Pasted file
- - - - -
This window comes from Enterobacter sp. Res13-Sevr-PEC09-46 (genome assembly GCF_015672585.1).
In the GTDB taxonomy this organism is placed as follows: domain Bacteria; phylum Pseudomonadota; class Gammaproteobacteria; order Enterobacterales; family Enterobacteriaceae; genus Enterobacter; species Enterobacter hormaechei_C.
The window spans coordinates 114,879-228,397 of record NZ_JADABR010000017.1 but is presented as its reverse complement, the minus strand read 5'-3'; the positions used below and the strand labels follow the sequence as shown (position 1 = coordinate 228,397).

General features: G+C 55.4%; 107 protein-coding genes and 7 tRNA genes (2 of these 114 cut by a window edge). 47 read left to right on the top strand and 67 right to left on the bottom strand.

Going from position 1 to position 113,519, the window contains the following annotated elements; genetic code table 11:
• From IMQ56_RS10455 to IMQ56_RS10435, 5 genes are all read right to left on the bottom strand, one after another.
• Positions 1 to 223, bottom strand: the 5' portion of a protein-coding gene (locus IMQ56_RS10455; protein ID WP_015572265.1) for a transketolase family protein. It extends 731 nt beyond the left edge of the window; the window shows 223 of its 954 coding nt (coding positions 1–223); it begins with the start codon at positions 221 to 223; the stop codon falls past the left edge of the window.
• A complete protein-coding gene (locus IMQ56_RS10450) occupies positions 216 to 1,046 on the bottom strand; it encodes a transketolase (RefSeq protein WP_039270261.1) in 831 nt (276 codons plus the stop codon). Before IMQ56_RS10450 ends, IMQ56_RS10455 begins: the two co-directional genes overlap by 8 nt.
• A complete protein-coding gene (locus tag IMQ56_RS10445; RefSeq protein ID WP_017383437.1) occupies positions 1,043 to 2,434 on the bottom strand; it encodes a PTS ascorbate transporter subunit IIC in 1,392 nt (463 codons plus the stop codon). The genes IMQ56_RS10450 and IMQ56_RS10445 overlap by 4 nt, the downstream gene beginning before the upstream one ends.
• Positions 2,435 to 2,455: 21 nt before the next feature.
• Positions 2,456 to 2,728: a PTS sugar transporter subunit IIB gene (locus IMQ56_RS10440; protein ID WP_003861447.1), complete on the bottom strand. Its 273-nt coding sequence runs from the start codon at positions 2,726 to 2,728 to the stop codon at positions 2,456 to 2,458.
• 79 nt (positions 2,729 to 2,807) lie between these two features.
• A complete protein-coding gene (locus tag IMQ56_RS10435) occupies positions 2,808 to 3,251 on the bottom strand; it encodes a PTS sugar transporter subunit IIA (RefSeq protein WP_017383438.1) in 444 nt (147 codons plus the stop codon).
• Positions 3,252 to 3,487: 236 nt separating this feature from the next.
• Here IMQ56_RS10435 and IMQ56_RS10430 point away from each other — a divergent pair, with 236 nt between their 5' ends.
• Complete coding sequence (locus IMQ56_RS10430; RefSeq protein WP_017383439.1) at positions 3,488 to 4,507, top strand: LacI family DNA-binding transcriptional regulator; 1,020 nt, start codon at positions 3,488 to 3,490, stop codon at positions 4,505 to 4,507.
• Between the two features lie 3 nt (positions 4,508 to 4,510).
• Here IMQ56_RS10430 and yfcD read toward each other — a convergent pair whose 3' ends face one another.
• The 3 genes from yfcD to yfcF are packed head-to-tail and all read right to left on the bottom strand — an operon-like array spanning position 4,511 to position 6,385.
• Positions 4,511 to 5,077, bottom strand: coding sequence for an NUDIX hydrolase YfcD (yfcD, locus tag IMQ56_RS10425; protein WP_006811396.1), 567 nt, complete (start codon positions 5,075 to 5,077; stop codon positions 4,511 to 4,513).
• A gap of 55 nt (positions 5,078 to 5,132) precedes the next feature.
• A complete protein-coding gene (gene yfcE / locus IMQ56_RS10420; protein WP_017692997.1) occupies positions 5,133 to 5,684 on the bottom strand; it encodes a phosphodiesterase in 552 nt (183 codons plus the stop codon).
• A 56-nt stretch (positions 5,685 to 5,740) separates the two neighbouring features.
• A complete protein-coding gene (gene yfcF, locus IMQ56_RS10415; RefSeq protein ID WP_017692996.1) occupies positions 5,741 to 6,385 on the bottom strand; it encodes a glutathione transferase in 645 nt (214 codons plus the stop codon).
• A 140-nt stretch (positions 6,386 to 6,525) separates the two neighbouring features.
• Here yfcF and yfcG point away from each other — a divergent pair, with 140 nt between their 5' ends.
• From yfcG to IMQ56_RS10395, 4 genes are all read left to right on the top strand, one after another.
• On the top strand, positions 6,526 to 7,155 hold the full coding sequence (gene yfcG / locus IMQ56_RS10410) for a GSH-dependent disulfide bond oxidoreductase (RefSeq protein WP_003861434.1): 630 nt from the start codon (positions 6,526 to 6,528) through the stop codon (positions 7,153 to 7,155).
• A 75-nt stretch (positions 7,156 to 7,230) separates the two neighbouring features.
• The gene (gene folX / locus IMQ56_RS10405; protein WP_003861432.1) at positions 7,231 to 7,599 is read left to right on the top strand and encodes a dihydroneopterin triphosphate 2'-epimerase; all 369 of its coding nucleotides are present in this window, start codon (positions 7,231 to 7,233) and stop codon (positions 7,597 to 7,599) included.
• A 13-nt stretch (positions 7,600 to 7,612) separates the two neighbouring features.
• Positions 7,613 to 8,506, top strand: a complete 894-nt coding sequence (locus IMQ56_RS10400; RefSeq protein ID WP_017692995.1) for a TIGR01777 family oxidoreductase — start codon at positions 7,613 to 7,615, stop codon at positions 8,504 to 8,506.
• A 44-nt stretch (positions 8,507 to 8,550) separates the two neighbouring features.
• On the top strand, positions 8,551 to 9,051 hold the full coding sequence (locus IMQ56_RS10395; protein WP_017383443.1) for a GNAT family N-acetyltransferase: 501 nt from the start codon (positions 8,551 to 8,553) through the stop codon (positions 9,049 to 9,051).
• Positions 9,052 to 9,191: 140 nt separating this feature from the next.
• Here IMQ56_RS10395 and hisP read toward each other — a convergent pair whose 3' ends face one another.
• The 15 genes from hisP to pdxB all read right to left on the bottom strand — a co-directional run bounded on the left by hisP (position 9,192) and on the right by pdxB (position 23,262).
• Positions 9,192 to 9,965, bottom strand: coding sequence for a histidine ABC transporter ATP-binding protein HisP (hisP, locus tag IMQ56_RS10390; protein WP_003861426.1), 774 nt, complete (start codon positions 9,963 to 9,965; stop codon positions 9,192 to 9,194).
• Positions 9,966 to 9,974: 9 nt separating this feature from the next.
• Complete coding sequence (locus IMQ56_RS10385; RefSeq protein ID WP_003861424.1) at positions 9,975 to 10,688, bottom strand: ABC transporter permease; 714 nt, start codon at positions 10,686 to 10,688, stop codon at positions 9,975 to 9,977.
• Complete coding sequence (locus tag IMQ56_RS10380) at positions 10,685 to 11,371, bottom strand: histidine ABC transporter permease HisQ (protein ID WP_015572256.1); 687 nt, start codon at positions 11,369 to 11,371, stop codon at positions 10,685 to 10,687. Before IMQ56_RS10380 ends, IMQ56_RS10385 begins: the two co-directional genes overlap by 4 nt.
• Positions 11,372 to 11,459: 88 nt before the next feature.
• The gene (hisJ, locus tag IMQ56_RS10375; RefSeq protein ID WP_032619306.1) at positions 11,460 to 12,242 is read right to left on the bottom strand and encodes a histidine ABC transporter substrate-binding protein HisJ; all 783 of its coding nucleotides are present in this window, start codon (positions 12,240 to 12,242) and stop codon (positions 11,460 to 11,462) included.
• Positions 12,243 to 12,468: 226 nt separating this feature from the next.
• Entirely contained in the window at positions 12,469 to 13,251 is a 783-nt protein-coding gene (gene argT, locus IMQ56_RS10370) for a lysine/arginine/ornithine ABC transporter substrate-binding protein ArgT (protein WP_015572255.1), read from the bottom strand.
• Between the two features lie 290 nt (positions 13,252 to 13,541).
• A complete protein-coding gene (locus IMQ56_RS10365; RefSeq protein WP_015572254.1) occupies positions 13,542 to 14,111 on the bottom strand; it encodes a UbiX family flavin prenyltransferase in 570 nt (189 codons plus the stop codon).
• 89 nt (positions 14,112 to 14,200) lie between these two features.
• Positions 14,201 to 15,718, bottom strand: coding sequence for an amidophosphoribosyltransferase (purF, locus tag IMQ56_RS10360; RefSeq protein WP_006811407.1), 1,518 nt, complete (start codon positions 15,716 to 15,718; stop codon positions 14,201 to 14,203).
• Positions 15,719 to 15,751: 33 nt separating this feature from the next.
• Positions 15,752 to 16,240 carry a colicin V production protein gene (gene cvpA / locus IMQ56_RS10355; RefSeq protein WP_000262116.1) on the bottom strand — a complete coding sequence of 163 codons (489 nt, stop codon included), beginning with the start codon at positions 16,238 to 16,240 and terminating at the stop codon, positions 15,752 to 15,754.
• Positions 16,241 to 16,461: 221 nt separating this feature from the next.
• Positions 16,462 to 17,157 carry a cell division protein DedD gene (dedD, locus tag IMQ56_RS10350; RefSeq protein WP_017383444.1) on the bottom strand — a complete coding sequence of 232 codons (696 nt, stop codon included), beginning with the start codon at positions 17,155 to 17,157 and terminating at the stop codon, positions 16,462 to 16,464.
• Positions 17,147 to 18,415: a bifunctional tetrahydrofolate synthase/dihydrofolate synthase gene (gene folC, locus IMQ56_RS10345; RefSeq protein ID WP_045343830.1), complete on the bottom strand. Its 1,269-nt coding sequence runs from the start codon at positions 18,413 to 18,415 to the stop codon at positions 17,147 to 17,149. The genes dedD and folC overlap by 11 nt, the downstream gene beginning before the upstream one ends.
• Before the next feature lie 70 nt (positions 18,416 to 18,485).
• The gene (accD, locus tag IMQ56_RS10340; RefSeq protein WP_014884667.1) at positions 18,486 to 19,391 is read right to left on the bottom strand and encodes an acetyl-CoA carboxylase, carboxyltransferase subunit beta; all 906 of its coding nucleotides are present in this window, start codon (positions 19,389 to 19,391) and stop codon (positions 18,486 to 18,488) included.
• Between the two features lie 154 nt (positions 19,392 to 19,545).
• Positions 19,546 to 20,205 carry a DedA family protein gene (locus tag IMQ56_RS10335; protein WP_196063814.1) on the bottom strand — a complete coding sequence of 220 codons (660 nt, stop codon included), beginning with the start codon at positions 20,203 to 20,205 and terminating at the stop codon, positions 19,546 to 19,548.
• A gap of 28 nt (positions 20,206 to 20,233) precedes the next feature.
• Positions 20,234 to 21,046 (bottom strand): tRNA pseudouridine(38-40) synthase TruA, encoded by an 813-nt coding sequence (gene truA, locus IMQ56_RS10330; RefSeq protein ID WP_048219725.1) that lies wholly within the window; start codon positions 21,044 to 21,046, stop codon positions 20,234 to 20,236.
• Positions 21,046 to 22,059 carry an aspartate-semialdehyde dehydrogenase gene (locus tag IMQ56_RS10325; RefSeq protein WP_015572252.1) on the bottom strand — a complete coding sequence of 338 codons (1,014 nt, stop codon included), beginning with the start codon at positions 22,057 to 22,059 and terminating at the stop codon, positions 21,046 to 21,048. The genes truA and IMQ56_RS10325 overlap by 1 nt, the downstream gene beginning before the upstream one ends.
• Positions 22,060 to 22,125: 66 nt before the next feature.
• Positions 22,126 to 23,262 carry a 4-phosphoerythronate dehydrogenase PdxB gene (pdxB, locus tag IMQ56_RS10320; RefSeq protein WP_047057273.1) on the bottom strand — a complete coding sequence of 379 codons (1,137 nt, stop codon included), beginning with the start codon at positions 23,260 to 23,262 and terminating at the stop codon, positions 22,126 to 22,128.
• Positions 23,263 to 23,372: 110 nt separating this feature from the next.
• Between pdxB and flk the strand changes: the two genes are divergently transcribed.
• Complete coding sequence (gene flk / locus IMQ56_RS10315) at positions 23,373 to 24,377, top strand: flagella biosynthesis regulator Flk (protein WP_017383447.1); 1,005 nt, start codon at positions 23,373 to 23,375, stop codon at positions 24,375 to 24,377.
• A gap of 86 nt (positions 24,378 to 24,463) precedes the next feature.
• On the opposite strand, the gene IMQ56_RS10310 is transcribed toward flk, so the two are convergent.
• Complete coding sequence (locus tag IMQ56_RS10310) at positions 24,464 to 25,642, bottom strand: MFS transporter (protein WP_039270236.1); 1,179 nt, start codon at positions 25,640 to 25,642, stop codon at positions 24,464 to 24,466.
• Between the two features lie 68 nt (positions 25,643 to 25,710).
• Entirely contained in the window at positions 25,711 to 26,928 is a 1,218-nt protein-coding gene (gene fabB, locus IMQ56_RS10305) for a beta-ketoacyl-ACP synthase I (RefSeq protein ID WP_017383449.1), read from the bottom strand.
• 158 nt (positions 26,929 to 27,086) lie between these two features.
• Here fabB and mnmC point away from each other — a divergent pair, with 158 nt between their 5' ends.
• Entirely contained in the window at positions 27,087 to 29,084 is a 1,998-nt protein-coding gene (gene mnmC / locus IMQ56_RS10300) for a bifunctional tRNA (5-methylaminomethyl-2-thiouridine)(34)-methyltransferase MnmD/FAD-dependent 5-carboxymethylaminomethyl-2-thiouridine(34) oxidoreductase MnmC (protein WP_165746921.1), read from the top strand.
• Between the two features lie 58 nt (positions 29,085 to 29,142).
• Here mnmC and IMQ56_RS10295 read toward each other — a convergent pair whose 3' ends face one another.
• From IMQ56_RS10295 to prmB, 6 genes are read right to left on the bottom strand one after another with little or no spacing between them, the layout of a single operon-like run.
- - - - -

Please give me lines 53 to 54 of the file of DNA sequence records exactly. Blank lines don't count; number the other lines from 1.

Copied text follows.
• Positions 16,462 to 17,157 carry a cell division protein DedD gene (dedD, locus tag IMQ56_RS10350; RefSeq protein WP_017383444.1) on the bottom strand — a complete coding sequence of 232 codons (696 nt, stop codon included), beginning with the start codon at positions 17,155 to 17,157 and terminating at the stop codon, positions 16,462 to 16,464.
• Positions 17,147 to 18,415: a bifunctional tetrahydrofolate synthase/dihydrofolate synthase gene (gene folC, locus IMQ56_RS10345; RefSeq protein ID WP_045343830.1), complete on the bottom strand. Its 1,269-nt coding sequence runs from the start codon at positions 18,413 to 18,415 to the stop codon at positions 17,147 to 17,149. The genes dedD and folC overlap by 11 nt, the downstream gene beginning before the upstream one ends.